Q - I have read as much as I can about river cruising, although this site has so much more info than anyplace else I've looked. Our concern about river cruising is that with all of the new boats being launched and the popularity of the this kind of vacation, we wonder if we would constantly be bumping into other boats as we sail the route. Our ideal scenario is something tranquil where we can get off the boat and walk along beside it as it moves slowly downstream? Are we dreaming?
A - There is a severe shortage of berths along Europe's most popular river river routes so tying up next to other boats and having to walk across them to get to you boat is not at all uncommon. But you would find that the cruising portion of your trip is filled with wonderful scenery and just a little bit of passing traffic. If you cruise portions of the Rhine, you will find a bit more commercial boat traffic, a feature most river boat guests find adds another dimension to their experience. To put it all in perspective, there are approximately seventy river boats currently plying the Danube between Vienna and Budapest.
You have used the word tranquil and we really don't think that you would be totally satisfied with the pace of a European river cruise. We would urge you to look carefully at French Hotel Barging in the southern portions of France. The pace is ideal for what you want, the food is better than anything you will encounter on a riverboat, and there are walking paths along the canals that would allow you to walk to your heart's content while easily keeping up as the boat glides along. Most barging experiences are six nights and most of the boats do not meet our standards in terms of space and overall quality. Think extremely small cabins, most with twin beds, and a tiny bathroom. If you can handle that, barging might be best for you. The ideal scenario would be to find two other couples who would join you so you could charter one of the top-quality three-bedroom barges with lovely accommodations and facilities.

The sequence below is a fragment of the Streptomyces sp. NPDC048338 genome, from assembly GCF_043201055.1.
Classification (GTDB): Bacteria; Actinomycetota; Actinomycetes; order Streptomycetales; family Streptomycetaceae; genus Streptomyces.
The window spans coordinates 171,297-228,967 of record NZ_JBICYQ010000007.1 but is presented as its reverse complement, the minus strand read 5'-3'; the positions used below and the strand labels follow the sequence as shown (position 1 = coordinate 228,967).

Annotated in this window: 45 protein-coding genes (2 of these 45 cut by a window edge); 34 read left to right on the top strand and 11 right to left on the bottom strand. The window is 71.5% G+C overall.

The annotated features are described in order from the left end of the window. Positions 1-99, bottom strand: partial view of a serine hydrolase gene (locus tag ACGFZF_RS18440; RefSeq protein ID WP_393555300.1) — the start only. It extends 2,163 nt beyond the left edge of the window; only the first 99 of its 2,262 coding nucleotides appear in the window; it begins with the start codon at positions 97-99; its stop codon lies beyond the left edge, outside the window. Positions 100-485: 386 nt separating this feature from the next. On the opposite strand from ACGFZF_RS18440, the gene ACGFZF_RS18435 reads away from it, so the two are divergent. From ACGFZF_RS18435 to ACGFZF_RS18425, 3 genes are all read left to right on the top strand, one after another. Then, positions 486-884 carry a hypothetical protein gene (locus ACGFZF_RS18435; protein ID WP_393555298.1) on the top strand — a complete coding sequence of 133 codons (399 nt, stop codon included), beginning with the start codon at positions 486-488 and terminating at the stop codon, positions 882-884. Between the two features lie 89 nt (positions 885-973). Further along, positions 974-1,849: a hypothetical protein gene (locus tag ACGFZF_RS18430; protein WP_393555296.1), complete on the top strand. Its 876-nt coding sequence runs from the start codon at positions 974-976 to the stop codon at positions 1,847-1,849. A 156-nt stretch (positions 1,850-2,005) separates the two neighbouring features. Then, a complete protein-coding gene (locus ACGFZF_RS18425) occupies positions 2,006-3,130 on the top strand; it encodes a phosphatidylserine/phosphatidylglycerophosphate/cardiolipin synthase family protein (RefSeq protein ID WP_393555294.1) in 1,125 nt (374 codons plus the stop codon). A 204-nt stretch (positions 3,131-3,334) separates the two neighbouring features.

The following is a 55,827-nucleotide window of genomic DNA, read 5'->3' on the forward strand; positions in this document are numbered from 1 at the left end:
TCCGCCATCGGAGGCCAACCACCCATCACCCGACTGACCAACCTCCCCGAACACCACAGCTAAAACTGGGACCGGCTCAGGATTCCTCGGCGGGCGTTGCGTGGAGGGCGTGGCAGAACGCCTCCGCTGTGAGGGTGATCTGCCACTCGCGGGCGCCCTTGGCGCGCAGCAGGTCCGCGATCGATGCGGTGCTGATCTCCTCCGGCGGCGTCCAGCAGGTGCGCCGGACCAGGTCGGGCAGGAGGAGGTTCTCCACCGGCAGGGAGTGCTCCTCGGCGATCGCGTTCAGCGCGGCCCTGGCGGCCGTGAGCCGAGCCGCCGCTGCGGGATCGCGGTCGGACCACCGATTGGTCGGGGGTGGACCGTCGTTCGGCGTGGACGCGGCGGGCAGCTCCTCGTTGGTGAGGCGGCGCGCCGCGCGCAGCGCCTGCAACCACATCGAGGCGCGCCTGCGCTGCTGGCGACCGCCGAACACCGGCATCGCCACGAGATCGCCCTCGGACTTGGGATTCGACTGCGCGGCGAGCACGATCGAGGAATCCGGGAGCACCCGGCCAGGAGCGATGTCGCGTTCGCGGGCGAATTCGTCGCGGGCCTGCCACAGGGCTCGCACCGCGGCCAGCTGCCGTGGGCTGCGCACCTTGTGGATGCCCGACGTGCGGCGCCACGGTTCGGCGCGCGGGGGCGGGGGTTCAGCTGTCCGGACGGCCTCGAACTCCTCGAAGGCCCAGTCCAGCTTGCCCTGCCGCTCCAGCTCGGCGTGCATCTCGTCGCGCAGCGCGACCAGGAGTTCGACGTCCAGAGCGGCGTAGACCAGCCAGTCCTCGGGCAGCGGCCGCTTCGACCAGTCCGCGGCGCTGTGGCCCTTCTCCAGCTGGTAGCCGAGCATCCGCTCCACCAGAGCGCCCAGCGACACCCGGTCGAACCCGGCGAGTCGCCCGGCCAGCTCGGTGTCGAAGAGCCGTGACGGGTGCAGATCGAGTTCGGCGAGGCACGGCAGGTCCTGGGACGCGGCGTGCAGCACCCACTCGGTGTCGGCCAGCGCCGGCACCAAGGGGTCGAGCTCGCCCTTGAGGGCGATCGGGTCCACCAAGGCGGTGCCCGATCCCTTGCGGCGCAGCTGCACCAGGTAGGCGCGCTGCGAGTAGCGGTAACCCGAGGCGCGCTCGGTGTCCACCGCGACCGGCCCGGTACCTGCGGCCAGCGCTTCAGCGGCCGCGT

A - For the most part, yes. It is even cleaner than the Hudson River. Since it passes through ten countries, there are areas of pollution and concern but it is estimated that twenty million people in Europe depend on the Danube as their primary source of drinking water.
My husband and I are Australians planning to take a European River Cruise in 2017. After reading you site, I am tempted to go straight to Scenic and make a booking, however their price is rather hefty. We have previously booked with APT and Travel Marvel which is the biggest competitor in Australia with Scenic.
My question is, firstly do you offer bookings to Australians and if so are you able to compete with their brochure prices and save us a significant amount.
It is tempting to rush in and buy a product quickly as they advertise flights and flight credits etc and it is hard to compare apples with apples so to speak. Hoping you can help us book our European River cruise and save a significant amount.
A - So great to hear from you and thank you for your kind words. In your situation, you are going to be much better off working with a local Australian travel consultant who can book you at Australian rates.
The Australian market and the upper-end US market are quite different. We rarely get asked questions about pricing. Savvy consumers in the States knows that all consultants receive the same rates and dealing directly with a supplier is a total rip-off since they are going to charge you for the agent's services even when you don’t use an agent. In Australia, however, there are special offers and in-country rates on Scenic and other Aussie-backed lines that are not available in the States.
While we would love to help you, the cruise and river boat lines have tightened their rules in recent years to encourage support of local travel agents in Europe, Asia and the South Pacific by insisting that all cruises purchased be sold in the local currency. While we can work with Canadians, our practice is largely limited to American travelers due to currency purchase regulations. We;d love to help you but it is in your best interest not to utilize our services.
Q - My friends and I have decided that for our next trip we want a tour that covers several cities and doesn't require changing hotels every night or two. We're thinking a river cruise might be the thing, but several people told me that river cruises are best taken at 70+ --thereby insuring that your fellow cruisers will be your chronological peers. Do you have any suggestions for a European river cruise or cruise line that caters to a middle-aged clientele? Thank you.